February 1, 2013 By Colin Wood
Google Plus recently passed Twitter to take the No. 2 spot for social media. Facebook is still No. 1, of course, but a new report released by Global Web Index shows Google Plus gaining ground. The report, which included approximately 90 percent of the world's Internet users, found that about 25 percent regularly use Google Plus, compared to 21 percent using Twitter and 51 percent regularly using Facebook. To some, the report of Google Plus' success came as a surprise. While Twitter and Facebook have become cultural phenomena, Google Plus gets comparatively little attention.
Government Technology has reported on various ways government organizations use Twitter over the past few years. For example, presidential candidates used Twitter to gain support for their candidacies, the micro-blogging platform is being used in 311 systems, and one company found a way to manage vehicle fleets using Twitter APIs. By comparison, Google Plus gets less attention, perhaps because many view Google Plus as a less popular alternative to Facebook. But with an estimated 343 million active users, there must be something Google Plus is providing that people aren't getting elsewhere.
The state of Utah, with a strong social media presence across multiple platforms, has seen Google Plus surge in popularity in the past few months. Chief Technology Officer David Fletcher said the state is keeping an eye on the platform to identify new opportunities for citizen engagement. The state's presence on Facebook continues to be strong -- much stronger than Google Plus, but Google Plus activity has spiked dramatically for the state in a short period of time. According to Fletcher, its following has gone from about 3,000 to more than 23,000 in just the past few months, and he anticipates that the growth will continue. (click on image below to view larger image)
In addition to rapid growth, users on Google Plus interact with government differently than they do on Facebook, Fletcher said. “What I've seen is a different nature of interaction and collaboration on Google Plus than I see on Facebook,” Fletcher explained. "I'm seeing more interactivity with our Google Plus followers than I do with Facebook followers."
The differences between Google Plus and Facebook aren't limited to the way external audiences engage, he said. Rather there are considerable differences in the way they foster internal collaboration. Google has steadily added functionality to its application suite over the years, and recently, those improvements have become apparent on Google Plus. Because Utah uses Google Apps for Government, some of these changes have been very useful, Fletcher said. Features like Google Plus Circles are now more closely integrated with collaboration tools like Google Documents, he explained. Employees use the tools to easily share information with different workgroups or video chat while working on a spreadsheet. Since the applications are all integrated, they can be easily used for collaboration. This ease of use encourages engagement between users within the government, and outside of it.
Utah now uses Google Plus Hangouts to reach more people with its live announcements. Utah Speaker of the House Rebecca Lockhart opened the 2013 legislative session on Jan. 28 with a live update via Google Plus Hangouts, briefing citizens on what to expect in the coming year. (click on image below to view larger image)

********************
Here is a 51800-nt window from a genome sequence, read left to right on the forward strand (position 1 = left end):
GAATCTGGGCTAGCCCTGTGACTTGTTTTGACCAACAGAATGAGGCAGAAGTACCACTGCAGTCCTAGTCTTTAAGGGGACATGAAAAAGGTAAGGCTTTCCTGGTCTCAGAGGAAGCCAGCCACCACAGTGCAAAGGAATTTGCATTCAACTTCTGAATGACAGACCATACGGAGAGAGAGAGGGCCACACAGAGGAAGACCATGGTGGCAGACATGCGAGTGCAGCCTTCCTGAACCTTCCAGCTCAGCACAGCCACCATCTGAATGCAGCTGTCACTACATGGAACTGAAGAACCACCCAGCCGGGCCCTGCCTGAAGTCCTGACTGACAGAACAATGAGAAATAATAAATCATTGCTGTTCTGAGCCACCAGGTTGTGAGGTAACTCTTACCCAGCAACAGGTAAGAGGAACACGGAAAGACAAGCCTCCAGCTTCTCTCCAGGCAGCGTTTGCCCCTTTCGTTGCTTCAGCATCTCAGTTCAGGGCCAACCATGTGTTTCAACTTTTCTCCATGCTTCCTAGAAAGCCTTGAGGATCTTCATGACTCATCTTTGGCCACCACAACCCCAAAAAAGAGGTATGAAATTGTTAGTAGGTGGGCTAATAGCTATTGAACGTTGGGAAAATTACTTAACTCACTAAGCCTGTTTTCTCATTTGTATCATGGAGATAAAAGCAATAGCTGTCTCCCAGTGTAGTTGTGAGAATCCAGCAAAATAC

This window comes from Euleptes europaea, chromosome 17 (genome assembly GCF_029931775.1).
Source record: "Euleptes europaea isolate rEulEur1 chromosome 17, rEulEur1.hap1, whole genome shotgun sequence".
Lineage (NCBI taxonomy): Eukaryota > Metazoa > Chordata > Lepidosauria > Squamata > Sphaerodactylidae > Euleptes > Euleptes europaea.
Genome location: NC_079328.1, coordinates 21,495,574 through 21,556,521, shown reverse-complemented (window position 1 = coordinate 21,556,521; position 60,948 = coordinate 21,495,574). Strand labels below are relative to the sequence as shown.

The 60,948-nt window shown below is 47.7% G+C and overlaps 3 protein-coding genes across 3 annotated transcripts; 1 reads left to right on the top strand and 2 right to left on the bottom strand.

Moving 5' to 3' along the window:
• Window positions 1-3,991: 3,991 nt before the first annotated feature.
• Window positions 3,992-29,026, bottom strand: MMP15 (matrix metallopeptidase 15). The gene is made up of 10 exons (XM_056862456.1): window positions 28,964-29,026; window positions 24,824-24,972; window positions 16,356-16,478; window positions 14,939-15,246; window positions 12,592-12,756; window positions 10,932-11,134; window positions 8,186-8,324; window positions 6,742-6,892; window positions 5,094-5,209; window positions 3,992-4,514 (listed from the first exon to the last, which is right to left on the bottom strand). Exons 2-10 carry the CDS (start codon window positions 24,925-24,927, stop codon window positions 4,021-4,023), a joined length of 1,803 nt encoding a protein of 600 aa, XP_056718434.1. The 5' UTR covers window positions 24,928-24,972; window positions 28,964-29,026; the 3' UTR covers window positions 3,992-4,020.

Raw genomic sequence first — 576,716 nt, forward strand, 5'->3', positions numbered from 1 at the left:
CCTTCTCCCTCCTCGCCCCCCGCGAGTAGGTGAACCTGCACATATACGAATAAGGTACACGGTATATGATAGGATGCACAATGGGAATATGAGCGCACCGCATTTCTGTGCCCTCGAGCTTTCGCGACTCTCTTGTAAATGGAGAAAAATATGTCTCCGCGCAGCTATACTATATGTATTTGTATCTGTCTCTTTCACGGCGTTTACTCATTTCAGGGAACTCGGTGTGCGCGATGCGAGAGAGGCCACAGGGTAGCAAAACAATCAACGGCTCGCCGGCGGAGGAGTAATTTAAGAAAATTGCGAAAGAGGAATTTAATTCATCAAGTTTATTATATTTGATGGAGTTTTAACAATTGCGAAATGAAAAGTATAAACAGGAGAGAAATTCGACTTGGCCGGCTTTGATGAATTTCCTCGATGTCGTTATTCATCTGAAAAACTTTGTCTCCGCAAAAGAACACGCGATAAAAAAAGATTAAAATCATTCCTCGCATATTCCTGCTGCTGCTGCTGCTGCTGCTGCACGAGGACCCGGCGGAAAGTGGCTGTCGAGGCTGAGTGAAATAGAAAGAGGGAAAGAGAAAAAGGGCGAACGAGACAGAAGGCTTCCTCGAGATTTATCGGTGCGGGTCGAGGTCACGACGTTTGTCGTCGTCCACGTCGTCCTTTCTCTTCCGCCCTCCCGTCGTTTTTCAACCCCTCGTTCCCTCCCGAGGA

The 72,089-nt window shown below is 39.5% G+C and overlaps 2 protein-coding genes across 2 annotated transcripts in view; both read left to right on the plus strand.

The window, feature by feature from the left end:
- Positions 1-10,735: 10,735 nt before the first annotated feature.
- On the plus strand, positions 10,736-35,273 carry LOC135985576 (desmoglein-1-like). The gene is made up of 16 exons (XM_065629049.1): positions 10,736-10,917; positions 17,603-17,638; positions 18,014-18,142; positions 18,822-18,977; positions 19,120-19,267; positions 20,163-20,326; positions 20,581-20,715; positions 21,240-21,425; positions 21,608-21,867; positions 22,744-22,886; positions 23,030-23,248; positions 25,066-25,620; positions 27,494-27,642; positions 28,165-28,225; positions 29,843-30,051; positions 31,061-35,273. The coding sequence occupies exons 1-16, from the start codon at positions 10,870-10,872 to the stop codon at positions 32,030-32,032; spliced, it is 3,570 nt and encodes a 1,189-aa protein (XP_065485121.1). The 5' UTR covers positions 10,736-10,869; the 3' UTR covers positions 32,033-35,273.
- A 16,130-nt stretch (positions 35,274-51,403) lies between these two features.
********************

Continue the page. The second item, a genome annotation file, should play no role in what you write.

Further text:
The uptick of Google Plus users in Utah is not surprising, from the vantage point of Gartner Research Director Brian Blau. Google grows its services slowly and steadily, only releasing features when they are ready and useful to users, he said. Blau explained that by comparison, Facebook likes to make a big splash with a small stone. The recent unveiling of Facebook's Graph Search tool, for instance, was given a lot of attention and hype, but the tool is still undeveloped and few people actually have access to it, Blau said. “The thing that impresses me about Google and Google Plus is that Google Plus is integrally linked to a lot of other apps and services. Their features as they roll them out are a bit more mature, they work a little better. And these, I think, are some of the reasons why [some governments] are seeing an uptick.”
Blau is unsure whether Google is attempting to compete directly with Facebook. “If their intention is to become a feature-rich social network like Facebook, they're not quite there yet,” he said. Components such as a fully featured application programming interface for developers are among the tools that Google Plus lacks and Facebook users take for granted, he said. However, he predicts that Google Plus will likely continue to grow as more features and integration are added to Google Apps.
For government, there are few better ways to engage the public than with social media. “And it doesn't have to be that expensive,” Blau said. “A lot of things in social [media] are free, it just takes time.”
This Digital Communities white paper highlights discussions with IT officials in four counties that have adopted shared services models. Our aim was to learn about the obstacles these governments have faced when it comes to shared services and what it takes to overcome those roadblocks. We also spoke with several members of the IT industry who have thought long and hard about these issues. The paper offers some best practices for shared government-to-government services, but also points out challenges that government and industry still must overcome before this model gains widespread adoption.